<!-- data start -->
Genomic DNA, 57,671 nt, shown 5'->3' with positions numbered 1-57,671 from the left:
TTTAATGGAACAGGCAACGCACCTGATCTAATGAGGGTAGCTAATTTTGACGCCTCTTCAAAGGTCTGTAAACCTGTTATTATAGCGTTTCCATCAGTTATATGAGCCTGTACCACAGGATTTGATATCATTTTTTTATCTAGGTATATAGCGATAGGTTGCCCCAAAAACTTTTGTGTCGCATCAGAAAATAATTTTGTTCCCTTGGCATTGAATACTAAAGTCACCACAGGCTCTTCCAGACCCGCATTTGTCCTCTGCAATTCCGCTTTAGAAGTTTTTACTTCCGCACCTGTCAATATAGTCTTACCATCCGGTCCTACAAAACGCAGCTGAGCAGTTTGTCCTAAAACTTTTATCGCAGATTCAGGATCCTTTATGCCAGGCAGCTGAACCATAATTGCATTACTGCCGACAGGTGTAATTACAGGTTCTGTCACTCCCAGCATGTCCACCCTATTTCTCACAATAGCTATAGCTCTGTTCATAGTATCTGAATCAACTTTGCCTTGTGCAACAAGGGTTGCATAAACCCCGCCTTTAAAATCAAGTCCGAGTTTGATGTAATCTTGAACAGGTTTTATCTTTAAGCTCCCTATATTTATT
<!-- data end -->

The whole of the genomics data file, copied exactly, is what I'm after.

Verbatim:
Genomic DNA, 57,671 nt, shown 5'->3' with positions numbered 1-57,671 from the left:
TTTAATGGAACAGGCAACGCACCTGATCTAATGAGGGTAGCTAATTTTGACGCCTCTTCAAAGGTCTGTAAACCTGTTATTATAGCGTTTCCATCAGTTATATGAGCCTGTACCACAGGATTTGATATCATTTTTTTATCTAGGTATATAGCGATAGGTTGCCCCAAAAACTTTTGTGTCGCATCAGAAAATAATTTTGTTCCCTTGGCATTGAATACTAAAGTCACCACAGGCTCTTCCAGACCCGCATTTGTCCTCTGCAATTCCGCTTTAGAAGTTTTTACTTCCGCACCTGTCAATATAGTCTTACCATCCGGTCCTACAAAACGCAGCTGAGCAGTTTGTCCTAAAACTTTTATCGCAGATTCAGGATCCTTTATGCCAGGCAGCTGAACCATAATTGCATTACTGCCGACAGGTGTAATTACAGGTTCTGTCACTCCCAGCATGTCCACCCTATTTCTCACAATAGCTATAGCTCTGTTCATAGTATCTGAATCAACTTTGCCTTGTGCAACAAGGGTTGCATAAACCCCGCCTTTAAAATCAAGTCCGAGTTTGATGTAATCTTGAACAGGTTTTATCTTTAAGCTCCCTATATTTATT